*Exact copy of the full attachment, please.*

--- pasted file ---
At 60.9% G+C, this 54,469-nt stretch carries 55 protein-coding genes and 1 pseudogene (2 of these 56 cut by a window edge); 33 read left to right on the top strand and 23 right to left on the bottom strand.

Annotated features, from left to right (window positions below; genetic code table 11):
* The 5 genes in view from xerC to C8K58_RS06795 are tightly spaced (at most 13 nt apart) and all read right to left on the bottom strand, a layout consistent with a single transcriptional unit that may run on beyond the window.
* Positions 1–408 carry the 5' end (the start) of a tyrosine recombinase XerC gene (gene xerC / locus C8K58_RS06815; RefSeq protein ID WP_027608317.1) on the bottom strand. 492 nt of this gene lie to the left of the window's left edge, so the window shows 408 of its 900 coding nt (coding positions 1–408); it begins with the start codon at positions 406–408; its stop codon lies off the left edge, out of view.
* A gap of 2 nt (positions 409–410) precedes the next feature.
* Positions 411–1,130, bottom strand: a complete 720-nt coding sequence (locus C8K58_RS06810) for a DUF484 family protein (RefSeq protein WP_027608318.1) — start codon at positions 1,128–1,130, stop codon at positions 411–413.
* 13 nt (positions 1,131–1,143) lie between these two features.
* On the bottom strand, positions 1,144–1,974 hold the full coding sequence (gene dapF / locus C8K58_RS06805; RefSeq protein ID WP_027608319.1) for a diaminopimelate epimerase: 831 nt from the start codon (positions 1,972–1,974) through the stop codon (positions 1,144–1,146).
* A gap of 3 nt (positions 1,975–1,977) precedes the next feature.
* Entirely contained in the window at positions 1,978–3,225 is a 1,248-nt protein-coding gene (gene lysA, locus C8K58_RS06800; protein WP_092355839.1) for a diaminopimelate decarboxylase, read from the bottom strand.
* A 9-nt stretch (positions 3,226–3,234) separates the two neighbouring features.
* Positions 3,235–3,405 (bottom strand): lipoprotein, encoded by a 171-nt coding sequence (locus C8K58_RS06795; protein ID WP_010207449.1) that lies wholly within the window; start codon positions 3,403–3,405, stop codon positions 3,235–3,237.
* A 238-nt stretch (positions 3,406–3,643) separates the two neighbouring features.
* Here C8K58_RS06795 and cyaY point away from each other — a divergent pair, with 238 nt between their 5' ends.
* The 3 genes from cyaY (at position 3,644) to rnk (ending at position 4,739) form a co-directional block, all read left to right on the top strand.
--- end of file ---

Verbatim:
At 60.9% G+C, this 54,469-nt stretch carries 55 protein-coding genes and 1 pseudogene (2 of these 56 cut by a window edge); 33 read left to right on the top strand and 23 right to left on the bottom strand.

Annotated features, from left to right (window positions below; genetic code table 11):
* The 5 genes in view from xerC to C8K58_RS06795 are tightly spaced (at most 13 nt apart) and all read right to left on the bottom strand, a layout consistent with a single transcriptional unit that may run on beyond the window.
* Positions 1–408 carry the 5' end (the start) of a tyrosine recombinase XerC gene (gene xerC / locus C8K58_RS06815; RefSeq protein ID WP_027608317.1) on the bottom strand. 492 nt of this gene lie to the left of the window's left edge, so the window shows 408 of its 900 coding nt (coding positions 1–408); it begins with the start codon at positions 406–408; its stop codon lies off the left edge, out of view.
* A gap of 2 nt (positions 409–410) precedes the next feature.
* Positions 411–1,130, bottom strand: a complete 720-nt coding sequence (locus C8K58_RS06810) for a DUF484 family protein (RefSeq protein WP_027608318.1) — start codon at positions 1,128–1,130, stop codon at positions 411–413.
* 13 nt (positions 1,131–1,143) lie between these two features.
* On the bottom strand, positions 1,144–1,974 hold the full coding sequence (gene dapF / locus C8K58_RS06805; RefSeq protein ID WP_027608319.1) for a diaminopimelate epimerase: 831 nt from the start codon (positions 1,972–1,974) through the stop codon (positions 1,144–1,146).
* A gap of 3 nt (positions 1,975–1,977) precedes the next feature.
* Entirely contained in the window at positions 1,978–3,225 is a 1,248-nt protein-coding gene (gene lysA, locus C8K58_RS06800; protein WP_092355839.1) for a diaminopimelate decarboxylase, read from the bottom strand.
* A 9-nt stretch (positions 3,226–3,234) separates the two neighbouring features.
* Positions 3,235–3,405 (bottom strand): lipoprotein, encoded by a 171-nt coding sequence (locus C8K58_RS06795; protein ID WP_010207449.1) that lies wholly within the window; start codon positions 3,403–3,405, stop codon positions 3,235–3,237.
* A 238-nt stretch (positions 3,406–3,643) separates the two neighbouring features.
* Here C8K58_RS06795 and cyaY point away from each other — a divergent pair, with 238 nt between their 5' ends.
* The 3 genes from cyaY (at position 3,644) to rnk (ending at position 4,739) form a co-directional block, all read left to right on the top strand.